Saw the great Garland Jeffreys at the Sellersville Theatre in Sellersville, PA, last night. As usual, he put on a great show.
But he’s not the reason why I’m posting. Nine-point-nine times out of 10, opening acts – especially in smaller venues – are there to be endured. Most are in the process of honing their craft, well-intentioned and personable, but… they’re just not the reason why the audience is there. Period. Folks, including myself, are anxious for the headliner to take the stage. Polite applause, disinterest and/or disrespect are common.
Identical twins Nalani & Sarina, who opened for Jeffreys, landed in that .1 percent range. They were an absolute delight. Don’t get me wrong; at 21 or 22 years old, they’re still obviously in the process of becoming. Pacing, for example, was something of an issue. They opened with four or five mid- and up-tempo songs, which was fun, but after the third one I began to think that they needed to slow it down.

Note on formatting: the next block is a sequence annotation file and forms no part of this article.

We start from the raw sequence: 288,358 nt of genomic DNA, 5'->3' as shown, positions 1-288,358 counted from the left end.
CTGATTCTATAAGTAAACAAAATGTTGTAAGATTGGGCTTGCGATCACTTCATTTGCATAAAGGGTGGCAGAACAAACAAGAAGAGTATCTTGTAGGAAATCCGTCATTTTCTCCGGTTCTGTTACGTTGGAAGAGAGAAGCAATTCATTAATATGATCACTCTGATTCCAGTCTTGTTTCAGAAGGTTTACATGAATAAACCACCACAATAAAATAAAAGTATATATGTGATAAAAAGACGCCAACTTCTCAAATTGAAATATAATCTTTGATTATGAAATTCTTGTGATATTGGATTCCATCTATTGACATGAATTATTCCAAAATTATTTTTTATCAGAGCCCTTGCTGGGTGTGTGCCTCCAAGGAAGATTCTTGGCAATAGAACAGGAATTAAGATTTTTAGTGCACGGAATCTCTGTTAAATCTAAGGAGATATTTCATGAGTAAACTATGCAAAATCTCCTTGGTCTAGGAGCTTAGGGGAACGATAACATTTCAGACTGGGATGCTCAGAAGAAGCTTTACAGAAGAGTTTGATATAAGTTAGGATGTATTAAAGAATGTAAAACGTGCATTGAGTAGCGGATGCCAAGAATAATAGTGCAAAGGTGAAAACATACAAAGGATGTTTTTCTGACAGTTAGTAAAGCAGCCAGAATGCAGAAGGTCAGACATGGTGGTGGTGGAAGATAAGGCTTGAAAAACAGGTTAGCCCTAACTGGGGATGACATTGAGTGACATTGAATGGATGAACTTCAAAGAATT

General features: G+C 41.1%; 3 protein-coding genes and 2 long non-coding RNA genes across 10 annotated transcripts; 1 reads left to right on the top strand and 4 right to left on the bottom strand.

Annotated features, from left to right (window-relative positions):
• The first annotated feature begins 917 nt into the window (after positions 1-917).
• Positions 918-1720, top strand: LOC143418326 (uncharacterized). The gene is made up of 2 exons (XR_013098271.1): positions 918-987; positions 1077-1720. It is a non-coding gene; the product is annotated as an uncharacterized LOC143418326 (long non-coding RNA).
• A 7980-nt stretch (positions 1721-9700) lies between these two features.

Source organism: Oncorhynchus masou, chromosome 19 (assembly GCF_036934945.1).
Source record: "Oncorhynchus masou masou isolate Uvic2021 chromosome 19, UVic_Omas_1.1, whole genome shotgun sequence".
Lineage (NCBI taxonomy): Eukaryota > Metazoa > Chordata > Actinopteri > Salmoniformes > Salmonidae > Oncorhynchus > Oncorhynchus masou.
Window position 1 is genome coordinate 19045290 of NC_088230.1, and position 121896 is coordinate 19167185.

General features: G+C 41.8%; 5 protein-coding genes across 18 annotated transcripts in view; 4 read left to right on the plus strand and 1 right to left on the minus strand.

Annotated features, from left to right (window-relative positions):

Self, I said, what song(s) could/should they do to show off their vocals and/or harmonies? Anything by Simon & Garfunkel, of course, would be a no-brainer, but so would many other songs, including the Gerry Goffin-Carole King classic “Up on the Roof.” Almost on queue (okay, two songs too late), they slowed it down with “Balloons,” a beautiful ballad. And wouldn’t you know it? Halfway through they detoured into “Up on the Roof.” Talk about serendipity!
And when they pulled out their ukuleles and launched into the “Filipino lullaby” (aka, the Ramones’ “I Wanna Be Sedated”) their grandmother used to sing them, they had us in the palms of their hands –
As I said, they’re still in the process of becoming. Singing in harmony, for example, is not the same as singing in unison. But, as Stephen Stills sings in “Thoroughfare Gap,” “It’s no matter, no distance, it’s the ride.” And something tells me they’re going to have one helluva ride.